Grade 2: Geometry and Spatial Sense

Planning: Term #

Tracking: Ach. Level

Overall Expectations





• identify two-dimensional shapes and three-dimensional figures and sort and classify them by their geometric properties;





• compose and decompose two-dimensional shapes and three-dimensional figures;





• describe and represent the relative locations of objects, and represent objects on a map.





Specific Expectations





Geometric Properties





– distinguish between the attributes of an object that are geometric properties (e.g., number of sides, number of faces) and the attributes that are not geometric properties (e.g., colour, size, texture), using a variety of tools (e.g., attribute blocks, geometric solids, connecting cubes);





– identify and describe various polygons (i.e., triangles, quadrilaterals, pentagons, hexagons, heptagons, octagons) and sort and classify them by their geometric properties (i.e., number of sides or number of vertices), using concrete materials and pictorial representations (e.g., “I put all the figures with five or more vertices in one group, and all the figures with fewer than five vertices in another group.”);





– identify and describe various three dimensional figures (i.e., cubes, prisms, pyramids) and sort and classify them by their geometric properties (i.e., number and shape of faces), using concrete materials (e.g., “I separated the figures that have square faces from the ones that don’t.”);





– create models and skeletons of prisms and pyramids, using concrete materials (e.g., cardboard; straws and modelling clay), and describe their geometric properties (i.e., number and shape of faces, number of edges);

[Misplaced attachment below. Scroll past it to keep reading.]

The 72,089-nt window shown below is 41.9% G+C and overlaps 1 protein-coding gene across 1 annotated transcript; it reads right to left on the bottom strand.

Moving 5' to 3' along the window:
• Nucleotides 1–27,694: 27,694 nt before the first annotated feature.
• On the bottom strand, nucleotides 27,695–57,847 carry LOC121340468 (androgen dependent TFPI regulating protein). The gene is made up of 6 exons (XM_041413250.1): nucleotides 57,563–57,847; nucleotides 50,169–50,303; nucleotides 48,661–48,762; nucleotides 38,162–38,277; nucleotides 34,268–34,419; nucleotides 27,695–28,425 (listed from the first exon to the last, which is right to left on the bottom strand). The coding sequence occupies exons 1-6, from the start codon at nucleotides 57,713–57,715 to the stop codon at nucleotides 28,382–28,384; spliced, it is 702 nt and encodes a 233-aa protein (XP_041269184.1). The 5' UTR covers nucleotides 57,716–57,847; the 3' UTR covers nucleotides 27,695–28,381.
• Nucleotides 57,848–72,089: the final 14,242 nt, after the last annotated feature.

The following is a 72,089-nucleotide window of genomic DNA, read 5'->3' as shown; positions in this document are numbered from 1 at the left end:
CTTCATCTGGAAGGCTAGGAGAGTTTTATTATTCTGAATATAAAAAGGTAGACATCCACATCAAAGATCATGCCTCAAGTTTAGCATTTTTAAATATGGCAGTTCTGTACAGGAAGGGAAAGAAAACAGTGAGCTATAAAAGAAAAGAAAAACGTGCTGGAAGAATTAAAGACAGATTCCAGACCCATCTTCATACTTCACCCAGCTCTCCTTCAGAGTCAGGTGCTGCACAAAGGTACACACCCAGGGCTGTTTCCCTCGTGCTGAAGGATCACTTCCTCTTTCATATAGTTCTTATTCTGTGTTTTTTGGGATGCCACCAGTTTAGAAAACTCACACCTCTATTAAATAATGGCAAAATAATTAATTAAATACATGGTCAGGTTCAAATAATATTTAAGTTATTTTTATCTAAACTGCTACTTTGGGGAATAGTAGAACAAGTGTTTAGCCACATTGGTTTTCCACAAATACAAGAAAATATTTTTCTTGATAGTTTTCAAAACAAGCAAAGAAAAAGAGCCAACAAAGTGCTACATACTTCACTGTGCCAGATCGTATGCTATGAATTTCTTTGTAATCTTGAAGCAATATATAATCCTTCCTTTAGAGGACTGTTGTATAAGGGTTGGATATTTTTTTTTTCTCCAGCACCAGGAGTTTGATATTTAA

– locate the line of symmetry in a two dimensional shape (e.g., by paper folding; by using a Mira).





Geometric Relationships





compose patterns, pictures, and designs, using common two-dimensional shapes (Sample problem: Create a picture of a flower using pattern blocks.);





identify and describe shapes within other shapes (e.g., shapes within a geometric design);





build three-dimensional structures using concrete materials, and describe the two dimensional shapes the structures contain;





cover outline puzzles with two-dimensional shapes (e.g., pattern blocks, tangrams) (Sample problem: Fill in the outline of a boat with tangram pieces.).





Location and Movement





describe the relative locations of objects or people using positional language (e.g., over, under, above, below, in front of, behind, inside, outside, beside, between, along);





describe the relative locations of objects on concrete maps created in the classroom (Sample problem: Work with your group to create a map of the classroom in the sand table, using smaller objects to represent the classroom objects. Describe where the teacher’s desk and the bookshelves are located.);





create symmetrical designs and pictures, using concrete materials (e.g., pattern blocks, connecting cubes, paper for folding), and describe the relative locations of the parts.





Student Name:





 Expectations: Copyright The Queen's Printer for Ontario, 2005.  Format: Copyright B.Phillips, 1998.